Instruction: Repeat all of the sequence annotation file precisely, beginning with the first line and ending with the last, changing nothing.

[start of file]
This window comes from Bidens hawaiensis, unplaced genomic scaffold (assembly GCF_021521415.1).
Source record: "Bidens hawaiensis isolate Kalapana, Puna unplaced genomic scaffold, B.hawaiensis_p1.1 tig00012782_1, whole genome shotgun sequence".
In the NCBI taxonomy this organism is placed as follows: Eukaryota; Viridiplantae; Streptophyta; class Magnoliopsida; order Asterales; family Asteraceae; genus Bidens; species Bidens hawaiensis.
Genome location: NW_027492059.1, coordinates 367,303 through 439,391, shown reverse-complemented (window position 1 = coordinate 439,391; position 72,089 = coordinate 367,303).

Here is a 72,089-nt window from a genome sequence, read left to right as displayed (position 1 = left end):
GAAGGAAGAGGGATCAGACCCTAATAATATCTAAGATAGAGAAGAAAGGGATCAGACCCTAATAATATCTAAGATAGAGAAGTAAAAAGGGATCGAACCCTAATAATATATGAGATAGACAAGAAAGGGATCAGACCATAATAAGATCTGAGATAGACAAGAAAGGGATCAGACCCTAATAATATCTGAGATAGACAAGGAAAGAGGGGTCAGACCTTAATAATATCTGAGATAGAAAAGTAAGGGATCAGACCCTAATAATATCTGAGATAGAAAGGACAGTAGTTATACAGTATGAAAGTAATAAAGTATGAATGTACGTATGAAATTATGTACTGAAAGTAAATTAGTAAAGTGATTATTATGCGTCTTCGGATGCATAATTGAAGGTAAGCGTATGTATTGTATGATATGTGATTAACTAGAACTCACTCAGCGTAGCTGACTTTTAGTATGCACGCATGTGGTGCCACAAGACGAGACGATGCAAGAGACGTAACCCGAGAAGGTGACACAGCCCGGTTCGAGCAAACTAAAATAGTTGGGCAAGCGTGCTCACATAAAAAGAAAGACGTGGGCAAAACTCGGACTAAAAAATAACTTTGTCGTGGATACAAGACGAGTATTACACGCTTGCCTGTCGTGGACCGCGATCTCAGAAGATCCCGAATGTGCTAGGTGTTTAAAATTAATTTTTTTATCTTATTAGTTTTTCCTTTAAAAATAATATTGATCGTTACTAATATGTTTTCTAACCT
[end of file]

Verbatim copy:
This window comes from Bidens hawaiensis, unplaced genomic scaffold (assembly GCF_021521415.1).
Source record: "Bidens hawaiensis isolate Kalapana, Puna unplaced genomic scaffold, B.hawaiensis_p1.1 tig00012782_1, whole genome shotgun sequence".
In the NCBI taxonomy this organism is placed as follows: Eukaryota; Viridiplantae; Streptophyta; class Magnoliopsida; order Asterales; family Asteraceae; genus Bidens; species Bidens hawaiensis.
Genome location: NW_027492059.1, coordinates 367,303 through 439,391, shown reverse-complemented (window position 1 = coordinate 439,391; position 72,089 = coordinate 367,303).

Here is a 72,089-nt window from a genome sequence, read left to right as displayed (position 1 = left end):
GAAGGAAGAGGGATCAGACCCTAATAATATCTAAGATAGAGAAGAAAGGGATCAGACCCTAATAATATCTAAGATAGAGAAGTAAAAAGGGATCGAACCCTAATAATATATGAGATAGACAAGAAAGGGATCAGACCATAATAAGATCTGAGATAGACAAGAAAGGGATCAGACCCTAATAATATCTGAGATAGACAAGGAAAGAGGGGTCAGACCTTAATAATATCTGAGATAGAAAAGTAAGGGATCAGACCCTAATAATATCTGAGATAGAAAGGACAGTAGTTATACAGTATGAAAGTAATAAAGTATGAATGTACGTATGAAATTATGTACTGAAAGTAAATTAGTAAAGTGATTATTATGCGTCTTCGGATGCATAATTGAAGGTAAGCGTATGTATTGTATGATATGTGATTAACTAGAACTCACTCAGCGTAGCTGACTTTTAGTATGCACGCATGTGGTGCCACAAGACGAGACGATGCAAGAGACGTAACCCGAGAAGGTGACACAGCCCGGTTCGAGCAAACTAAAATAGTTGGGCAAGCGTGCTCACATAAAAAGAAAGACGTGGGCAAAACTCGGACTAAAAAATAACTTTGTCGTGGATACAAGACGAGTATTACACGCTTGCCTGTCGTGGACCGCGATCTCAGAAGATCCCGAATGTGCTAGGTGTTTAAAATTAATTTTTTTATCTTATTAGTTTTTCCTTTAAAAATAATATTGATCGTTACTAATATGTTTTCTAACCT